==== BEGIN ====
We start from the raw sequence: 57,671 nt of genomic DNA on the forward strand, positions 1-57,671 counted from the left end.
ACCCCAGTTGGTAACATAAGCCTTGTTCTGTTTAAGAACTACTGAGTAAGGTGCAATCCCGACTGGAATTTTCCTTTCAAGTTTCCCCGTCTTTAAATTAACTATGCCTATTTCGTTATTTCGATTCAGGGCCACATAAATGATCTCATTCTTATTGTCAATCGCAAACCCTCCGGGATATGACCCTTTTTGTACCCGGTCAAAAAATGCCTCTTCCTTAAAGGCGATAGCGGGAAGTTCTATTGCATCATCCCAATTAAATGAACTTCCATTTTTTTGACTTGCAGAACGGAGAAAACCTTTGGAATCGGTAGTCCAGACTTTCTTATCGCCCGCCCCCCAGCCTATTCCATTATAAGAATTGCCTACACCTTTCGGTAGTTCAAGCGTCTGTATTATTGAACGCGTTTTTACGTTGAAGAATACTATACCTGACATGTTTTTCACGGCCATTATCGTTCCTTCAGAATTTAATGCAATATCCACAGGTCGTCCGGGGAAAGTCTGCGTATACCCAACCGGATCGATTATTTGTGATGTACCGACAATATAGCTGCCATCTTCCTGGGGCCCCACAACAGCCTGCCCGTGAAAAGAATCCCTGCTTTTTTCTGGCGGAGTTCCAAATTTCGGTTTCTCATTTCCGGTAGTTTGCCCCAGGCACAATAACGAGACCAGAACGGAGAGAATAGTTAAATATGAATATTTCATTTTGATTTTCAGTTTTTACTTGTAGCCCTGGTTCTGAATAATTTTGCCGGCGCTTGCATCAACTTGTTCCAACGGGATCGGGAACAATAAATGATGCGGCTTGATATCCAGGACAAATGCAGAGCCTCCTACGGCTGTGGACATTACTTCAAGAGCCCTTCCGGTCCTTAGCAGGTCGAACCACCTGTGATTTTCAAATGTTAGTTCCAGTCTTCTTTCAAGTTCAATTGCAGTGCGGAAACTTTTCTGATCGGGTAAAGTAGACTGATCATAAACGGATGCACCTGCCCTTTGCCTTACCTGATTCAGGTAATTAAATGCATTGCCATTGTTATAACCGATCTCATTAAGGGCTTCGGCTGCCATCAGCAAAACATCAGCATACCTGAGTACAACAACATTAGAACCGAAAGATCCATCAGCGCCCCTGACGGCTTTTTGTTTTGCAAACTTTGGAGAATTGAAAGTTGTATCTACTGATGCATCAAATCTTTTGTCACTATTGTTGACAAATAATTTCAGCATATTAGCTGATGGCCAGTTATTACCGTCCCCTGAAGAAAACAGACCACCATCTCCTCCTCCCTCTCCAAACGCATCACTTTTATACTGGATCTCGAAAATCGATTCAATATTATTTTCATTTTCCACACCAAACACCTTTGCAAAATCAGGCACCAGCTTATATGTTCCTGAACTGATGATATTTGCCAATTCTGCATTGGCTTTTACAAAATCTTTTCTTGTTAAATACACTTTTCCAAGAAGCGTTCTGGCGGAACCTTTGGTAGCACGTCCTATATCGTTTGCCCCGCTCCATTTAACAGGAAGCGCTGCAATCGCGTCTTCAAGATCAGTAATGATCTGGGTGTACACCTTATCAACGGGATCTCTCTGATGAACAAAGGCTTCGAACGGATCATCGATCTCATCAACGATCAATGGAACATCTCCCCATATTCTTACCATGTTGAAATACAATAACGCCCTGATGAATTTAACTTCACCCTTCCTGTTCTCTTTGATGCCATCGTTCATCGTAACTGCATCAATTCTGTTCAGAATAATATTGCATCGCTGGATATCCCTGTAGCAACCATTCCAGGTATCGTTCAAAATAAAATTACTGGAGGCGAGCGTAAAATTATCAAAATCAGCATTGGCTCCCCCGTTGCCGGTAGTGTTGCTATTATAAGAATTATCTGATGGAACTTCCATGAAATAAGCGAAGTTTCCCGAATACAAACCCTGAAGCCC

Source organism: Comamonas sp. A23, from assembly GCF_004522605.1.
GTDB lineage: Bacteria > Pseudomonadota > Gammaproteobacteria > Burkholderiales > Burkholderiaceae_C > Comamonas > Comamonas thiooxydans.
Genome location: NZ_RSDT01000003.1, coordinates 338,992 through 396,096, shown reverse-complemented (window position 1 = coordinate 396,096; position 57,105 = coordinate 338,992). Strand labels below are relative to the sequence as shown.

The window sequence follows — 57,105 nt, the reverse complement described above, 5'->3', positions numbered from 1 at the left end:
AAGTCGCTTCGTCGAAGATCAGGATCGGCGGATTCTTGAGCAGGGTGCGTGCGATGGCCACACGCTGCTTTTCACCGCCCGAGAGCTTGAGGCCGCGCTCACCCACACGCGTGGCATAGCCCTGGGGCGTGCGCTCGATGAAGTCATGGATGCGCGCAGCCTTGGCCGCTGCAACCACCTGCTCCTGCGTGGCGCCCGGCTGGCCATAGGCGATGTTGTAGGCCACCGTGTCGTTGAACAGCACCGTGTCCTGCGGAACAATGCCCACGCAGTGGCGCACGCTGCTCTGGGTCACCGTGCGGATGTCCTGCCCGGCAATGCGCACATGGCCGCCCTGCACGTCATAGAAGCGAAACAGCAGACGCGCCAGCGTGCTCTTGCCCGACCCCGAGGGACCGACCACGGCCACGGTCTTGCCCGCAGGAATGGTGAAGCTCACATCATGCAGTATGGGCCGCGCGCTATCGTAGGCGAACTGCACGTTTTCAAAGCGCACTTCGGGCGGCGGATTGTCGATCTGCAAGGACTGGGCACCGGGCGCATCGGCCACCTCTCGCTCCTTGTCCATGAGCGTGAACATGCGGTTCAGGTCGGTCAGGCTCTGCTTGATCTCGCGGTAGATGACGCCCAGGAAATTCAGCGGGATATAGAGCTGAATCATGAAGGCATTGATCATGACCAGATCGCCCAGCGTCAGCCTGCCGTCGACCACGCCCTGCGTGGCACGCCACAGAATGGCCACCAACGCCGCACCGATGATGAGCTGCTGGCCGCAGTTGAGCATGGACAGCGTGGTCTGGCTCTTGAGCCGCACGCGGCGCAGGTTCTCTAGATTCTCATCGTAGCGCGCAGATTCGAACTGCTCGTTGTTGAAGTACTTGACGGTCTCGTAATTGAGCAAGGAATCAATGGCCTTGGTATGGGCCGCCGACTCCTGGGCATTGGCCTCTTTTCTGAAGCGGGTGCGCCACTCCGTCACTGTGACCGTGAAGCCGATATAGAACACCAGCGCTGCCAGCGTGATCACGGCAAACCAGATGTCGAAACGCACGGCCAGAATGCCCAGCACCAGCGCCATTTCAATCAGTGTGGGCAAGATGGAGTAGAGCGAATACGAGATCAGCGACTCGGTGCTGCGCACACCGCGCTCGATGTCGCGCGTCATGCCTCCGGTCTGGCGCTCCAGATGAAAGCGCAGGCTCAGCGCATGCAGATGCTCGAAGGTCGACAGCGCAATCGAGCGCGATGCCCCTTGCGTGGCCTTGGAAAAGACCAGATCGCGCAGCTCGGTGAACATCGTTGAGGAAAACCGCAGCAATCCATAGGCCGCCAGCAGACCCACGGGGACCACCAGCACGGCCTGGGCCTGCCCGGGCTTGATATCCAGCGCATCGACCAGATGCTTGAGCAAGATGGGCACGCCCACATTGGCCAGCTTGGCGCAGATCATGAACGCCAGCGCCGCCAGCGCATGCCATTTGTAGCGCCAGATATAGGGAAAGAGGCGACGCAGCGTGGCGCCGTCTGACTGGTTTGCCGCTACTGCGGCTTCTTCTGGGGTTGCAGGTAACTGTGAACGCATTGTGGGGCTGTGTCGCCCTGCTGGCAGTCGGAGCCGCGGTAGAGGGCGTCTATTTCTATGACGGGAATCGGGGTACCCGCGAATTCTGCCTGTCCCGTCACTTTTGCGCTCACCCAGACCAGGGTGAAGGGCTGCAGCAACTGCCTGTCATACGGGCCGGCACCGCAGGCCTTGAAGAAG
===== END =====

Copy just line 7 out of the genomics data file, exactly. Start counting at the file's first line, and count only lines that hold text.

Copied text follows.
AAGTCGCTTCGTCGAAGATCAGGATCGGCGGATTCTTGAGCAGGGTGCGTGCGATGGCCACACGCTGCTTTTCACCGCCCGAGAGCTTGAGGCCGCGCTCACCCACACGCGTGGCATAGCCCTGGGGCGTGCGCTCGATGAAGTCATGGATGCGCGCAGCCTTGGCCGCTGCAACCACCTGCTCCTGCGTGGCGCCCGGCTGGCCATAGGCGATGTTGTAGGCCACCGTGTCGTTGAACAGCACCGTGTCCTGCGGAACAATGCCCACGCAGTGGCGCACGCTGCTCTGGGTCACCGTGCGGATGTCCTGCCCGGCAATGCGCACATGGCCGCCCTGCACGTCATAGAAGCGAAACAGCAGACGCGCCAGCGTGCTCTTGCCCGACCCCGAGGGACCGACCACGGCCACGGTCTTGCCCGCAGGAATGGTGAAGCTCACATCATGCAGTATGGGCCGCGCGCTATCGTAGGCGAACTGCACGTTTTCAAAGCGCACTTCGGGCGGCGGATTGTCGATCTGCAAGGACTGGGCACCGGGCGCATCGGCCACCTCTCGCTCCTTGTCCATGAGCGTGAACATGCGGTTCAGGTCGGTCAGGCTCTGCTTGATCTCGCGGTAGATGACGCCCAGGAAATTCAGCGGGATATAGAGCTGAATCATGAAGGCATTGATCATGACCAGATCGCCCAGCGTCAGCCTGCCGTCGACCACGCCCTGCGTGGCACGCCACAGAATGGCCACCAACGCCGCACCGATGATGAGCTGCTGGCCGCAGTTGAGCATGGACAGCGTGGTCTGGCTCTTGAGCCGCACGCGGCGCAGGTTCTCTAGATTCTCATCGTAGCGCGCAGATTCGAACTGCTCGTTGTTGAAGTACTTGACGGTCTCGTAATTGAGCAAGGAATCAATGGCCTTGGTATGGGCCGCCGACTCCTGGGCATTGGCCTCTTTTCTGAAGCGGGTGCGCCACTCCGTCACTGTGACCGTGAAGCCGATATAGAACACCAGCGCTGCCAGCGTGATCACGGCAAACCAGATGTCGAAACGCACGGCCAGAATGCCCAGCACCAGCGCCATTTCAATCAGTGTGGGCAAGATGGAGTAGAGCGAATACGAGATCAGCGACTCGGTGCTGCGCACACCGCGCTCGATGTCGCGCGTCATGCCTCCGGTCTGGCGCTCCAGATGAAAGCGCAGGCTCAGCGCATGCAGATGCTCGAAGGTCGACAGCGCAATCGAGCGCGATGCCCCTTGCGTGGCCTTGGAAAAGACCAGATCGCGCAGCTCGGTGAACATCGTTGAGGAAAACCGCAGCAATCCATAGGCCGCCAGCAGACCCACGGGGACCACCAGCACGGCCTGGGCCTGCCCGGGCTTGATATCCAGCGCATCGACCAGATGCTTGAGCAAGATGGGCACGCCCACATTGGCCAGCTTGGCGCAGATCATGAACGCCAGCGCCGCCAGCGCATGCCATTTGTAGCGCCAGATATAGGGAAAGAGGCGACGCAGCGTGGCGCCGTCTGACTGGTTTGCCGCTACTGCGGCTTCTTCTGGGGTTGCAGGTAACTGTGAACGCATTGTGGGGCTGTGTCGCCCTGCTGGCAGTCGGAGCCGCGGTAGAGGGCGTCTATTTCTATGACGGGAATCGGGGTACCCGCGAATTCTGCCTGTCCCGTCACTTTTGCGCTCACCCAGACCAGGGTGAAGGGCTGCAGCAACTGCCTGTCATACGGGCCGGCACCGCAGGCCTTGAAGAAG